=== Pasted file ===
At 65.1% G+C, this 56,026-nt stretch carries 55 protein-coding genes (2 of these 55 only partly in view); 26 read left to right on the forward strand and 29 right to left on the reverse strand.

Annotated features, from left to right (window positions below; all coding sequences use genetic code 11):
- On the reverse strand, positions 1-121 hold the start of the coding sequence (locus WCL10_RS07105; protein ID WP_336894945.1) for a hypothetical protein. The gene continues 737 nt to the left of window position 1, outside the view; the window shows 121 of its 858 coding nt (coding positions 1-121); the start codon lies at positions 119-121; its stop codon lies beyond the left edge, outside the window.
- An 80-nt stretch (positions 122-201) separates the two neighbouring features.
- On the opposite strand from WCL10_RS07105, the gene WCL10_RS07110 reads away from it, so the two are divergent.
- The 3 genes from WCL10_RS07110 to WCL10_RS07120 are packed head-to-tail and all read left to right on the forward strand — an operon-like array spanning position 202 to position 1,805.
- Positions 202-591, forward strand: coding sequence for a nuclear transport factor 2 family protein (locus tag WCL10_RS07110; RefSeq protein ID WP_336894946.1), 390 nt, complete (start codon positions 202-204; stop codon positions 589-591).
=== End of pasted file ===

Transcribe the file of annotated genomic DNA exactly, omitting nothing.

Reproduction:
At 65.1% G+C, this 56,026-nt stretch carries 55 protein-coding genes (2 of these 55 only partly in view); 26 read left to right on the forward strand and 29 right to left on the reverse strand.

Annotated features, from left to right (window positions below; all coding sequences use genetic code 11):
- On the reverse strand, positions 1-121 hold the start of the coding sequence (locus WCL10_RS07105; protein ID WP_336894945.1) for a hypothetical protein. The gene continues 737 nt to the left of window position 1, outside the view; the window shows 121 of its 858 coding nt (coding positions 1-121); the start codon lies at positions 119-121; its stop codon lies beyond the left edge, outside the window.
- An 80-nt stretch (positions 122-201) separates the two neighbouring features.
- On the opposite strand from WCL10_RS07105, the gene WCL10_RS07110 reads away from it, so the two are divergent.
- The 3 genes from WCL10_RS07110 to WCL10_RS07120 are packed head-to-tail and all read left to right on the forward strand — an operon-like array spanning position 202 to position 1,805.
- Positions 202-591, forward strand: coding sequence for a nuclear transport factor 2 family protein (locus tag WCL10_RS07110; RefSeq protein ID WP_336894946.1), 390 nt, complete (start codon positions 202-204; stop codon positions 589-591).